When Substance and Style Had the Same Address (Exhibit B)

In 1931 the city and two railroads teamed up to build four underpasses. Eighty-plus years later the two railroads—Texas & Pacific and Missouri-Kansas-Texas—are gone. But the four underpasses remain. And they remain handsome structures.

I give you exhibit B: The Jennings Avenue underpass runs beneath the wide swath of tracks just south of downtown. Inset shows the Texas & Pacific “brand” in the upper-left corner of each side of the underpass.

jennings underpass 1-15-31 dmnThe construction contract for the Jennings underpass was awarded on January 14, 1931 to Butcher & Sweeney. Clip is from the January 15 Dallas Morning News.

The Jennings Avenue underpass is perhaps Fort Worth’s most interesting because one approach to it is another underpass: As you turn north from eastbound Vickery onto Jennings you can take a surface lane or take the gopher lane under Vickery and into the Jennings underpass.

Like the roof of the Missouri-Kansas-Texas underpass on Morningside Drive (see Exhibit A), the roof of the Jennings Avenue underpass is supported by arcaded piers.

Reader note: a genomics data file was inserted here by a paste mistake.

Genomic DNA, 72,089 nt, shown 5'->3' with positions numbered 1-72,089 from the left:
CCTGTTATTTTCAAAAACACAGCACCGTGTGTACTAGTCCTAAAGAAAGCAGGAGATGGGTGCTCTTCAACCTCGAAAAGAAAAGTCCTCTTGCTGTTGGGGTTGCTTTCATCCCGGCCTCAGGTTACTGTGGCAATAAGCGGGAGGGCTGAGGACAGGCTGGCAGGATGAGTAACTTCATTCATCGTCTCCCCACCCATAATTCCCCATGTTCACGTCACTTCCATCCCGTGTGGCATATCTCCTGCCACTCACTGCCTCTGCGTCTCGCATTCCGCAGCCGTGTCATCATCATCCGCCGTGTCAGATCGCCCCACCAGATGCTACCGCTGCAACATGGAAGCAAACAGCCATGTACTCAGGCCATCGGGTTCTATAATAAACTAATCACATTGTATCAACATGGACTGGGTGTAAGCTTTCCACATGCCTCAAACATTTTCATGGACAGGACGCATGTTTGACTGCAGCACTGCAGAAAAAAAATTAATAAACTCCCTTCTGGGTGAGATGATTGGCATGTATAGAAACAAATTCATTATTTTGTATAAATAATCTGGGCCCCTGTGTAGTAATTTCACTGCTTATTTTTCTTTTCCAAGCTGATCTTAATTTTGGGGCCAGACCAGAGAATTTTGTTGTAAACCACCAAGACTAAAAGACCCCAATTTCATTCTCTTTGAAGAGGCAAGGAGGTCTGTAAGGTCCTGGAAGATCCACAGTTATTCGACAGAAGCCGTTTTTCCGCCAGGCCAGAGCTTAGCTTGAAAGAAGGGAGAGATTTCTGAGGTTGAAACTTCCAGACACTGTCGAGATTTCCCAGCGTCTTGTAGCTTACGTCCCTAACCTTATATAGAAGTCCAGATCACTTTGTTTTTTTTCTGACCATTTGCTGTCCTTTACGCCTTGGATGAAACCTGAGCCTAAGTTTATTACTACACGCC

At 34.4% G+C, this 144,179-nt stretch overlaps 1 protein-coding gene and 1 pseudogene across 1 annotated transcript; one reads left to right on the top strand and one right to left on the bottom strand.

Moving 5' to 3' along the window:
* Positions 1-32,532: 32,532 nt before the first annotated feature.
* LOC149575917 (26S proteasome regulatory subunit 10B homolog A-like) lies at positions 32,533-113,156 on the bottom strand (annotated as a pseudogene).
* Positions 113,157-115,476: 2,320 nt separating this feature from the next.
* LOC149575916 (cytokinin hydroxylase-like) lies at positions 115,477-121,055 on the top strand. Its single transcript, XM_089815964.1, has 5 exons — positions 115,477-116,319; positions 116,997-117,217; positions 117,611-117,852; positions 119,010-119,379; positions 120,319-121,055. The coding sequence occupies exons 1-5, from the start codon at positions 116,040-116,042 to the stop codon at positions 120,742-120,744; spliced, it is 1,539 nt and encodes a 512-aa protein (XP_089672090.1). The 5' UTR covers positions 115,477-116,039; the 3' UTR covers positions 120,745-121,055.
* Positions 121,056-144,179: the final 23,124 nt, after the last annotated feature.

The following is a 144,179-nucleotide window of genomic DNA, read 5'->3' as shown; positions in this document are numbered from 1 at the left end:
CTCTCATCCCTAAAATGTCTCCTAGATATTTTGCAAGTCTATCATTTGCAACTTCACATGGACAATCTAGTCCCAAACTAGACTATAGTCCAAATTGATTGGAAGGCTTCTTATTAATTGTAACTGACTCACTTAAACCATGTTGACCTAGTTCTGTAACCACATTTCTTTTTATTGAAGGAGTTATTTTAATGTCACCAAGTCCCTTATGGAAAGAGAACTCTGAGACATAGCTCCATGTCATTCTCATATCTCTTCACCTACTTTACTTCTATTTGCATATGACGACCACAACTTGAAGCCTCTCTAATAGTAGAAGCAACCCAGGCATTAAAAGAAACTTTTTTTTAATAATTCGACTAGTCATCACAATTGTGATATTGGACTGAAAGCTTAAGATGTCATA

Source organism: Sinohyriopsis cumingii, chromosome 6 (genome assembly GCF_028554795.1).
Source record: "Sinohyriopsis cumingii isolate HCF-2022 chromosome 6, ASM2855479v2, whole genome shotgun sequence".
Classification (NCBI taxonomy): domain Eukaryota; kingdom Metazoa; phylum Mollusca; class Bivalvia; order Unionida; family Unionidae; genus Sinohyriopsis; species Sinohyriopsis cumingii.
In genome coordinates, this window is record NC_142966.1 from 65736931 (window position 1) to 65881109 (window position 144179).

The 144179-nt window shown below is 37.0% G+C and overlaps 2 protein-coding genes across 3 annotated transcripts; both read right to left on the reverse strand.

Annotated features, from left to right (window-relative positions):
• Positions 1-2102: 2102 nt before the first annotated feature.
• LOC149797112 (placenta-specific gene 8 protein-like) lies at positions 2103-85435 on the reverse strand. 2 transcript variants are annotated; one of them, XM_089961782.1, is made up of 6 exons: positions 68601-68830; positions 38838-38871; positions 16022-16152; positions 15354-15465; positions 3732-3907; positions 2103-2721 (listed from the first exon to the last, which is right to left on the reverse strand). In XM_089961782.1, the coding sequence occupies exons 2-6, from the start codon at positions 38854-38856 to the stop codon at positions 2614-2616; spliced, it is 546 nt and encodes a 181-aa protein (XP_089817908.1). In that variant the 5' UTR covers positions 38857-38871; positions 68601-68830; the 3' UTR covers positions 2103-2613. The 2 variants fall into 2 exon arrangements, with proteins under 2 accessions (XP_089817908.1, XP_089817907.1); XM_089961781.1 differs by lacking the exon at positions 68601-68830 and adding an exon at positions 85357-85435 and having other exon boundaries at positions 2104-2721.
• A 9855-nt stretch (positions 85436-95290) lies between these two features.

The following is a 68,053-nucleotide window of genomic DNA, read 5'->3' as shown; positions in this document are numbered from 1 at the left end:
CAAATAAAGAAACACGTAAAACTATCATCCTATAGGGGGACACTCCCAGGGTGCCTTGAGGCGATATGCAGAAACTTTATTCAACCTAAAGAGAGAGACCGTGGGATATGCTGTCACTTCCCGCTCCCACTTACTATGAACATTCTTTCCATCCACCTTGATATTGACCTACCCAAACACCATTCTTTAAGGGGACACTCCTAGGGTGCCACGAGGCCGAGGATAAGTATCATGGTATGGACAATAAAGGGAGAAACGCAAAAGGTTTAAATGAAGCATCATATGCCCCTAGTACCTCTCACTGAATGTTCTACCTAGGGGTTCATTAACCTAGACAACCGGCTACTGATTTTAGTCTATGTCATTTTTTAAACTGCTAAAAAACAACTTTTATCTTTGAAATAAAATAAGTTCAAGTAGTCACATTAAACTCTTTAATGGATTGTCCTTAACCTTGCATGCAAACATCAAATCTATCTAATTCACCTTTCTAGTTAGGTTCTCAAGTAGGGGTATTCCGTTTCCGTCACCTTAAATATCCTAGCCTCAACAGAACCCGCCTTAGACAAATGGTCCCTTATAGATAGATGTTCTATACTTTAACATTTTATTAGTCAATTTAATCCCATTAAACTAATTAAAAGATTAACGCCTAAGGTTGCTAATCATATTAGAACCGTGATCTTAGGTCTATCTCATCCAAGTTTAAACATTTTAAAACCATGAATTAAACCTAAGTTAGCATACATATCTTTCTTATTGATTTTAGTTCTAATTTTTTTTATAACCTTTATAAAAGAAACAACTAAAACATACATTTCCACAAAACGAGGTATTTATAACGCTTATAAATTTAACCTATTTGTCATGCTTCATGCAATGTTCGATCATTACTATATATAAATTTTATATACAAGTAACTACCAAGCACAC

Not far from the underpass, T&P also built its art deco passenger terminal in 1931. In the 1930s arcades such as these were a common feature of bridges and underpasses. The Jennings Avenue underpass has arcades . . .

at three levels. Arcades . . .

running east to west, north to south, and diagonally. Arcades . . .

totaling a half-mile in length.

The 1931 Jennings Avenue underpass replaced a bridge over the rail yard. The 1952 aerial shows that the underpass actually has two parts. The new I-30 was plopped down neatly in the space between them. I think the narrow part was a crossover for automobiles. Automobiles parked on the roof of the big Service Life Company building (south half still standing; north half replaced by I-30).

Tomorrow: Follow the Red Brick Roads (Part 1)

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